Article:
Today marks the 46th anniversary of Doctor Who’s premiere on British television, so I thought I’d chronicle for you my introduction into its fandom.
Though I’ve watched Doctor Who on and off for many years, and I was completely excited when it came back on Sci-Fi Channel, I wasn’t involved in any fandom activities at all. In fact, I didn’t know there WAS a Doctor Who fandom, really. The only people I knew who liked it were my siblings and my mom. My biggest exposure to other people liking the show was during pledge breaks on PBS during Sci-Fi Saturday Nights on WXEL back in the day.
Buying my ipod last autumn really marked my entry into a huge world that I never knew was there. While I was discovering podcasts of radio shows I liked, I stumbled across The Whocast. They were the entry drug. The discovery that not only were there other people out there who knew about and liked Doctor Who, but there were A Lot of them, was pretty astonding. After listening to the back catalog of Whocast, I found that I most enjoyed the episodes with Tony, so I then back-tracked to Staggering Stories, and then on their recommendations, over to Tin Dog Podcast and Radio Free Skaro. I was introduced to Big Finish. I was now well and truely hooked. Now The Flashing Blade, The Minute Doctor Who podcast, the Two-Minute Timelord, and Bridging the Rift make the regular rounds on my itunes each week. There are many, many more people all over the world who contribute their own unique talents and perspectives to the discussion– and how awesome is that!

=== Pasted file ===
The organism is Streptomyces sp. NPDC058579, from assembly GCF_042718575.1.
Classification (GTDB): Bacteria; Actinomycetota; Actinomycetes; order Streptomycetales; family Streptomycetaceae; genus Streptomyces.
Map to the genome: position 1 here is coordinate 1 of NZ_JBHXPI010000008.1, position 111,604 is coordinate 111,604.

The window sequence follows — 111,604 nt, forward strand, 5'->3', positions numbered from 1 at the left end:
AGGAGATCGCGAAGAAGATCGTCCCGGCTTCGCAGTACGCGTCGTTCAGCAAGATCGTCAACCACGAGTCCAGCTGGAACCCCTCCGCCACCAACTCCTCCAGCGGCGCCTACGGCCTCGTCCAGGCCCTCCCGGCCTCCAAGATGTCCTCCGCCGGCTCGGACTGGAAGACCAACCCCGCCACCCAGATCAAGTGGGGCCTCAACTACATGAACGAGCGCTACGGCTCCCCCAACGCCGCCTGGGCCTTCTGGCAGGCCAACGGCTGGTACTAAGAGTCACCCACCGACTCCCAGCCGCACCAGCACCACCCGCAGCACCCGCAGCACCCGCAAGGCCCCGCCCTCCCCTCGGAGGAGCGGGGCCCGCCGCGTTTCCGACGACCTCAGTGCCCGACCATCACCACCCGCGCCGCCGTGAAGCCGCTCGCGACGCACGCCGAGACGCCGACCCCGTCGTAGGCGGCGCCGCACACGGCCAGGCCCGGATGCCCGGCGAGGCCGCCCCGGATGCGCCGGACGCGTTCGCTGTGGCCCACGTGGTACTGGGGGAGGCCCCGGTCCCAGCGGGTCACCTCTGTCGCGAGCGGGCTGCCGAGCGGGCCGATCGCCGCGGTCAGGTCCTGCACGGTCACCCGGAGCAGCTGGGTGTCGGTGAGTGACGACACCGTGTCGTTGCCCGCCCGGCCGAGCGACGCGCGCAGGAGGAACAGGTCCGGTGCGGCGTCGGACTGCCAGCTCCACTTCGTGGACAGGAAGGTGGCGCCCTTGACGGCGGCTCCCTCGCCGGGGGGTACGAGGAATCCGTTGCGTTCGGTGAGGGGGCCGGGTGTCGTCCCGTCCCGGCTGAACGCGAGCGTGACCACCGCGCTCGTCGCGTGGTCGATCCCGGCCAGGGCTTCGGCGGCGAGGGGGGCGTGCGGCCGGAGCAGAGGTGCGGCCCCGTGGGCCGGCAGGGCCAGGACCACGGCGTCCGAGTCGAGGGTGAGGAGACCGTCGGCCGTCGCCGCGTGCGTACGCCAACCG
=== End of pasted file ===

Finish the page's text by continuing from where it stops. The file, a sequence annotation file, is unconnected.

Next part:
The really great thing about learning about Doctor Who fandom is finding that it was composed of groups of intelligent, erudite, and entertaining people who use their mutual understanding of the show’s 46 years to frame discussions about literature, art, philosophy, morality, history, politics, and more [If you ask them, they will deny this, but it is true].
Sooner or later, of course, I wanted to be a part of the discussion. I sent in feedback and began writing my own episode reviews, and that’s when I learned another important part of this fandom– it’s collaborative. This isn’t some clique of uber-fans who set themselves high above the plebs– far from it. They actively encourage more people to come to the party and to play on their playground, and they embrace new fans and old alike. It’s this inclusive joy that makes being a fan fun.
I worked up the bravery last weekend to attend my first real fan-event– a Hurricane Who viewing party of “Waters of Mars” over in Orlando. I had a fantastic time, and much like the fans I’d met on the podcasts, the people were intelligent, fun, and welcoming. It was a wonderful experience.
So, today on Doctor Who’s anniversary, I raise a glass to the fans– Thanks for being fan-tastic!